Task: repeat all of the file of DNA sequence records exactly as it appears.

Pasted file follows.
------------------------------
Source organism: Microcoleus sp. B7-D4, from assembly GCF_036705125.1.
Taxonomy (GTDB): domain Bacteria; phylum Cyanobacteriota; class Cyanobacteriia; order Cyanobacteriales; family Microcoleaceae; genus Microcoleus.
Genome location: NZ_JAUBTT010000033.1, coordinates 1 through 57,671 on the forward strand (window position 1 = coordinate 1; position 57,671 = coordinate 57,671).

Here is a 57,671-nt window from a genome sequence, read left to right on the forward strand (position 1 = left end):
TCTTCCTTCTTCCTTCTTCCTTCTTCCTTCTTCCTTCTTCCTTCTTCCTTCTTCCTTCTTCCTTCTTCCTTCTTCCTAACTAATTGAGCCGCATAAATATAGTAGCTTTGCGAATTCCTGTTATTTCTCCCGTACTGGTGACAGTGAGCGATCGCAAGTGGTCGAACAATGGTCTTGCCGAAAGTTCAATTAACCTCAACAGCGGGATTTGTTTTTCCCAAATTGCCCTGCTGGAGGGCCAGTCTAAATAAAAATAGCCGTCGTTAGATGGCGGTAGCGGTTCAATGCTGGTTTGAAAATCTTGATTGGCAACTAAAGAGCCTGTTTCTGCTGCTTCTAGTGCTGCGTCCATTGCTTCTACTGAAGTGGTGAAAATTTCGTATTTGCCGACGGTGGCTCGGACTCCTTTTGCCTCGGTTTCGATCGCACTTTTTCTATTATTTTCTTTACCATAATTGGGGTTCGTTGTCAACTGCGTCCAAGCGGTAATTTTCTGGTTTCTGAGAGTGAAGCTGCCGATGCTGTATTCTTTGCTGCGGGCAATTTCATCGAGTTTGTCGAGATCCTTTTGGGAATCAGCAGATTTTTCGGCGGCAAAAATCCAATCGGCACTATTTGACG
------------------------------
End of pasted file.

Source organism: Microcoleus sp. B7-D4, from assembly GCF_036705125.1.
Taxonomy (GTDB): domain Bacteria; phylum Cyanobacteriota; class Cyanobacteriia; order Cyanobacteriales; family Microcoleaceae; genus Microcoleus.
Genome location: NZ_JAUBTT010000033.1, coordinates 1 through 57,671 on the forward strand (window position 1 = coordinate 1; position 57,671 = coordinate 57,671).

Here is a 57,671-nt window from a genome sequence, read left to right on the forward strand (position 1 = left end):
TCTTCCTTCTTCCTTCTTCCTTCTTCCTTCTTCCTTCTTCCTTCTTCCTTCTTCCTTCTTCCTTCTTCCTTCTTCCTAACTAATTGAGCCGCATAAATATAGTAGCTTTGCGAATTCCTGTTATTTCTCCCGTACTGGTGACAGTGAGCGATCGCAAGTGGTCGAACAATGGTCTTGCCGAAAGTTCAATTAACCTCAACAGCGGGATTTGTTTTTCCCAAATTGCCCTGCTGGAGGGCCAGTCTAAATAAAAATAGCCGTCGTTAGATGGCGGTAGCGGTTCAATGCTGGTTTGAAAATCTTGATTGGCAACTAAAGAGCCTGTTTCTGCTGCTTCTAGTGCTGCGTCCATTGCTTCTACTGAAGTGGTGAAAATTTCGTATTTGCCGACGGTGGCTCGGACTCCTTTTGCCTCGGTTTCGATCGCACTTTTTCTATTATTTTCTTTACCATAATTGGGGTTCGTTGTCAACTGCGTCCAAGCGGTAATTTTCTGGTTTCTGAGAGTGAAGCTGCCGATGCTGTATTCTTTGCTGCGGGCAATTTCATCGAGTTTGTCGAGATCCTTTTGGGAATCAGCAGATTTTTCGGCGGCAAAAATCCAATCGGCACTATTTGACG